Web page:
Wednesday, December 12, 2007

Make Users Happy by Ignoring Requirements

People talk about the system they want you to build in the language of what they have now. It is natural to not want to give anything up. Writing web applications, I hear over and over that people want to be able to sort by every column, have column headings print out on every page, filter by any value... That's Microsoft Excel - and it is a truly incredible tool for doing all of those things.

On the other hand, most business systems (as opposed to software systems) are dependent on communication to make people with different skills work together. In general, if you can meet those needs, you can always add a CSV download later if people still want to "slice and dice" data in Excel. I have had consistently good results from ignoring the "Excel on the Web" requirements and asking my clients instead to describe the people, the tasks, and the communication involved in their processes.

I try to break a process into the sets of tasks that each person (or type of user) needs to perform. The usual goal is to show someone only the data they really need to perform their task(s), and give them the tools they need to accomplish that task on the same screen. Sometimes, similar tasks can share a screen or multiple screens might be required for a task, but the goal is to compartmentalize and specialize the business system into units that use common sets of data and functionality.

Example 1: Ignoring User Requirements

Below are the requirements I was given for a year-long project:
  1. A list of the documents
  2. Columns showing which one's are ready, which ones are late, and who is responsible for each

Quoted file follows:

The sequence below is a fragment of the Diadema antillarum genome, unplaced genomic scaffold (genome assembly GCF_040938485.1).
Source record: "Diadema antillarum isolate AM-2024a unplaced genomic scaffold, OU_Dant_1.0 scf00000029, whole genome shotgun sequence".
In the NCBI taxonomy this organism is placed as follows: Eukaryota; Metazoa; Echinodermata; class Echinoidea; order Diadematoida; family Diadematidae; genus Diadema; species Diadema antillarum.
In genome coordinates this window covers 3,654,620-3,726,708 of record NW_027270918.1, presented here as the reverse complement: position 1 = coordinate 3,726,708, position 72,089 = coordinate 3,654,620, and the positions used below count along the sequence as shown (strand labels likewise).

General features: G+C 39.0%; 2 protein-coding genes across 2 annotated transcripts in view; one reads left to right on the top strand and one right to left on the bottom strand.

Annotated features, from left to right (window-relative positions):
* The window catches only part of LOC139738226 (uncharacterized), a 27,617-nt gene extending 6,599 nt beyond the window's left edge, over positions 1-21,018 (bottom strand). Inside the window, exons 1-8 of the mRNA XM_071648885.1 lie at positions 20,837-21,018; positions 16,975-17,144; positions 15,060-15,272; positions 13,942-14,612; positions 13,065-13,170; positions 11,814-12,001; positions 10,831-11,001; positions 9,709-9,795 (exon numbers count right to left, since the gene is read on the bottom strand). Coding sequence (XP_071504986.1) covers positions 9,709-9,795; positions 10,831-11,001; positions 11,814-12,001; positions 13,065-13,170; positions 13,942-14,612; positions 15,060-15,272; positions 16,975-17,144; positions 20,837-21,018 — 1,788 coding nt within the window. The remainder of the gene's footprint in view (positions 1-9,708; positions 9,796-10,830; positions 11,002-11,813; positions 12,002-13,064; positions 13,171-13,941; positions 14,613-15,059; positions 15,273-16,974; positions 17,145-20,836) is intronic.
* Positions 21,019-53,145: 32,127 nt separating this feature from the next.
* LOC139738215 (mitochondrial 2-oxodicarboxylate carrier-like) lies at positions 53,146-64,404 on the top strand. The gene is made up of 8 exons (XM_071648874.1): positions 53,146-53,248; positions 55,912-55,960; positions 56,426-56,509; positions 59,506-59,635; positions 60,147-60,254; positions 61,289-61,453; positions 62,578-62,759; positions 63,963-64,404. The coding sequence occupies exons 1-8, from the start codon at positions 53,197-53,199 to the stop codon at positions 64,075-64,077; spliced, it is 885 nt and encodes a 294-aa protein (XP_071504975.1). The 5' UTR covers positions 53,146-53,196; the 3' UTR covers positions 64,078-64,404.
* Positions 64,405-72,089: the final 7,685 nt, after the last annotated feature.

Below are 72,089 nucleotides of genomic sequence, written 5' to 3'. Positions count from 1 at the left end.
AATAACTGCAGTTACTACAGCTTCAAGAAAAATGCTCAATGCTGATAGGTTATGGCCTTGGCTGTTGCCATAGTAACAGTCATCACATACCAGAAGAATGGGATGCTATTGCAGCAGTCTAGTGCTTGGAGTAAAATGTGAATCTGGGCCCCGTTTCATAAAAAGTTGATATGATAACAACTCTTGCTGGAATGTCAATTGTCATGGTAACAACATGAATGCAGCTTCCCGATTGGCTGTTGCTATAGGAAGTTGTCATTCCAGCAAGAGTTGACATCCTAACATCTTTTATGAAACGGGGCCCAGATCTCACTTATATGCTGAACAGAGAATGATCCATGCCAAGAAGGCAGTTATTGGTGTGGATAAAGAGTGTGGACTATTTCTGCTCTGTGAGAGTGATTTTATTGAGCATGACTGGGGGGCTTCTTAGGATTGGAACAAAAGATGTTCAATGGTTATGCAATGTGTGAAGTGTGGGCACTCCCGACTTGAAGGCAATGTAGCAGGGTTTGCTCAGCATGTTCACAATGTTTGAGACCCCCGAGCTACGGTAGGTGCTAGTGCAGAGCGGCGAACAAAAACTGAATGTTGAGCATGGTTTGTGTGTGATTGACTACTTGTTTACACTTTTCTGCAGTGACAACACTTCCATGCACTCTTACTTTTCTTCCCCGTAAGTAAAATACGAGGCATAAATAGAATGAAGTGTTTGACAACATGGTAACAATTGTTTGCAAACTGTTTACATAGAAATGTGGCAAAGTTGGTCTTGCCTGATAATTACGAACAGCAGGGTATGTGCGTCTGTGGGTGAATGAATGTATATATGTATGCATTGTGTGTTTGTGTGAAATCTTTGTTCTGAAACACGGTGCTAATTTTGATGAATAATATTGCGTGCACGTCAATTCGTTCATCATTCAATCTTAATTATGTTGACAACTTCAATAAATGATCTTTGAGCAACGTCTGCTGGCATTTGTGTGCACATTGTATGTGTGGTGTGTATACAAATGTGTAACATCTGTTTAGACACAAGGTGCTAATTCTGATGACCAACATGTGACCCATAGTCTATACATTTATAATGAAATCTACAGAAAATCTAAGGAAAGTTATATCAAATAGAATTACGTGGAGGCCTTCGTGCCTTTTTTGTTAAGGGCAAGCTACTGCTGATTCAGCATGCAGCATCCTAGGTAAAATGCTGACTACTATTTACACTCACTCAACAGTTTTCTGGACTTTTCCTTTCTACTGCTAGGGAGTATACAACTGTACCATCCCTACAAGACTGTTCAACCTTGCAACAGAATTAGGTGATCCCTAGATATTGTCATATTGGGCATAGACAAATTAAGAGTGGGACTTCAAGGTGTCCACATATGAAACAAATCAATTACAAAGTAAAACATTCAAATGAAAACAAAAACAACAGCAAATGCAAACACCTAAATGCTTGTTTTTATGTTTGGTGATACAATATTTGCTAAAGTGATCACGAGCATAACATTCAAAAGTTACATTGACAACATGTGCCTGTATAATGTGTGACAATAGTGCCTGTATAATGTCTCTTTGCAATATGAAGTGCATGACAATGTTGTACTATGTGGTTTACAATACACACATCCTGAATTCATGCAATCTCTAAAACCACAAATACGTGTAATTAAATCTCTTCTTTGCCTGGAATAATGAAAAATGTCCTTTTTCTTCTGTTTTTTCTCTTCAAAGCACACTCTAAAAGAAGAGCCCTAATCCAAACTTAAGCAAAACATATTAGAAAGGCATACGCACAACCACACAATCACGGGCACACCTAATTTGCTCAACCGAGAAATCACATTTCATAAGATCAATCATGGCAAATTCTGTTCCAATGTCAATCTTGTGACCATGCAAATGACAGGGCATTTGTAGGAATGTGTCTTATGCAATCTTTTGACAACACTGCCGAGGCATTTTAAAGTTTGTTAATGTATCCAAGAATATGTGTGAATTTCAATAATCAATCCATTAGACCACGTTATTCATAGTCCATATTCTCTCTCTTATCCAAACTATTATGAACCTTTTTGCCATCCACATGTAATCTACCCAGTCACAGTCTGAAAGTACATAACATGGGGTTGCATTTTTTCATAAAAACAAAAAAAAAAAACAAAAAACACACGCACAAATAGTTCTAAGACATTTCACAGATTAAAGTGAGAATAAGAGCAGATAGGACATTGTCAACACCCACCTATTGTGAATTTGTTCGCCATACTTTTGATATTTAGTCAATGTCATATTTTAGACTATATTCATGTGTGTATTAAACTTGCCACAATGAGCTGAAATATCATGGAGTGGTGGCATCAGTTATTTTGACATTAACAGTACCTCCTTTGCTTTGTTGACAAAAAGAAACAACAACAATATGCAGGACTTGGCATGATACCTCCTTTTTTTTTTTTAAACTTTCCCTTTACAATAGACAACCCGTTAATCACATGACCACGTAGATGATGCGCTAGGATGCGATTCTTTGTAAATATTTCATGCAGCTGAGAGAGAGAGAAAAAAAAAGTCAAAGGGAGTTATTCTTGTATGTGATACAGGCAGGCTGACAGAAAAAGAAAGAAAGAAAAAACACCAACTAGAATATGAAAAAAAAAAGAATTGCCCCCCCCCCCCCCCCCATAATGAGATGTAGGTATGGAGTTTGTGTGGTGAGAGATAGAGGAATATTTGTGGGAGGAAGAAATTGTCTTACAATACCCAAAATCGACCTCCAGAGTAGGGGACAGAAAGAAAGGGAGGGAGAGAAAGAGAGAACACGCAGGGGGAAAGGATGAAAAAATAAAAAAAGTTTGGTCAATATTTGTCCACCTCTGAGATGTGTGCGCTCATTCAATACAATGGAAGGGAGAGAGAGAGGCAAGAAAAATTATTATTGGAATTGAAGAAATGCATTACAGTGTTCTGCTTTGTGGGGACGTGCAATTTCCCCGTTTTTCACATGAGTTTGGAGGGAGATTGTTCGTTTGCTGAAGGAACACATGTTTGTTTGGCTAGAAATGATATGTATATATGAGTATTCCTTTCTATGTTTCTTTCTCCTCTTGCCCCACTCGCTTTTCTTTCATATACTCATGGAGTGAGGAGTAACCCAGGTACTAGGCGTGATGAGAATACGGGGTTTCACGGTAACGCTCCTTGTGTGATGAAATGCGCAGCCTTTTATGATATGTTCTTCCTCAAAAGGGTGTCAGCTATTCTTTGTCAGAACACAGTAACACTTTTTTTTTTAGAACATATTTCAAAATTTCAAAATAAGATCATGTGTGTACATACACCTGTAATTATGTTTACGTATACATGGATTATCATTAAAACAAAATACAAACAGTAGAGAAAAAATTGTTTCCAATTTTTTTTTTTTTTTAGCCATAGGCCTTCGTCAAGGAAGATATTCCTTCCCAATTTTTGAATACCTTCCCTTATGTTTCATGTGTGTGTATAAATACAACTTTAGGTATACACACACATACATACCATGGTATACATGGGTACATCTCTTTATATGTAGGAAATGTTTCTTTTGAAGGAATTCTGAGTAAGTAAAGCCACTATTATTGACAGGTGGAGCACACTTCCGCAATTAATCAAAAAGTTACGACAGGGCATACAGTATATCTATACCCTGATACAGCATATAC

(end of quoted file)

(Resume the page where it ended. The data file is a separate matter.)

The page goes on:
3. Sort by any column
  4. Filter by any column
  5. Print out with column-headings on the top of every page...

Sounds like Excel, no? I only actually met requirement #1, yet the client was delighted. Why? Because the list of Excel features I was given tipped me off that the requirements were not well thought-through.

Here is a list of real requirements that a team of us had to dig for:
  1. A draft document needs to be written by an analyst
  2. The document must be reviewed and approved
  3. Financial reports need to be produced by a system
  4. Financial reports need to be approved by a person
  5. The documents and financials need to be combined into various client reports
  6. The client reports need to be printed
  7. The client reports need to be mailed
  8. A manager needs to keep track of all of the above

Developers understand systems and the benefits and limitations of your technology. Businesspeople know what they need to accomplish, but are often dimly aware of the business systems they use to achieve their goals. Bridging that communication gap is the hardest part of writing good software.

Example 2: Ignoring Systems Requirements

Stated requirements for a reporting web site that I worked on (on-and-off) for 6 years:
  1. high availability
  2. Load balancing
  3. portal
  4. pluggable, snappable, replaceable software components
  5. Thin, rich client
  6. Fully denormalized reusable data source
  7. Dashboarding
  8. 3-tiered communication layer

Today, you could add to those requirements:
  1. stateless (REST-ful)
  2. SOA (Service-oriented architecture)
  3. AJAX
  4. Web 2.0 (or 3.0, or whatever)

What the business actually needed was:
  1. Show quarterly reports as soon as the data was approved to show
  2. Secure
  3. Support a maximum of 20 simultaneous users
  4. Available 8AM-8PM Eastern (US) time
  5. Show some other marketing information

One web server would have been more than adequate, but we had 2. The slow part was actually some of the queries/reports in the database. The only part of the site we ever plugged/snapped/reused were some hand-coded HTML pages and the login code. If we had known enough to discover the actual needs of the users, we could have saved at least 50% of the effort and used some of that time to further optimize the long-running queries, or even redesign the database to make the queries simple enough that they wouldn't need optimization.

Well, 20/20 hindsight is easy. That's how you learn...


When requirements read like a winning "Buzzword Bingo" card, it's almost a sure sign they weren't thought out very carefully. Time spent digging for real requirements pays off in both medium and long-term system usefulness and cost savings.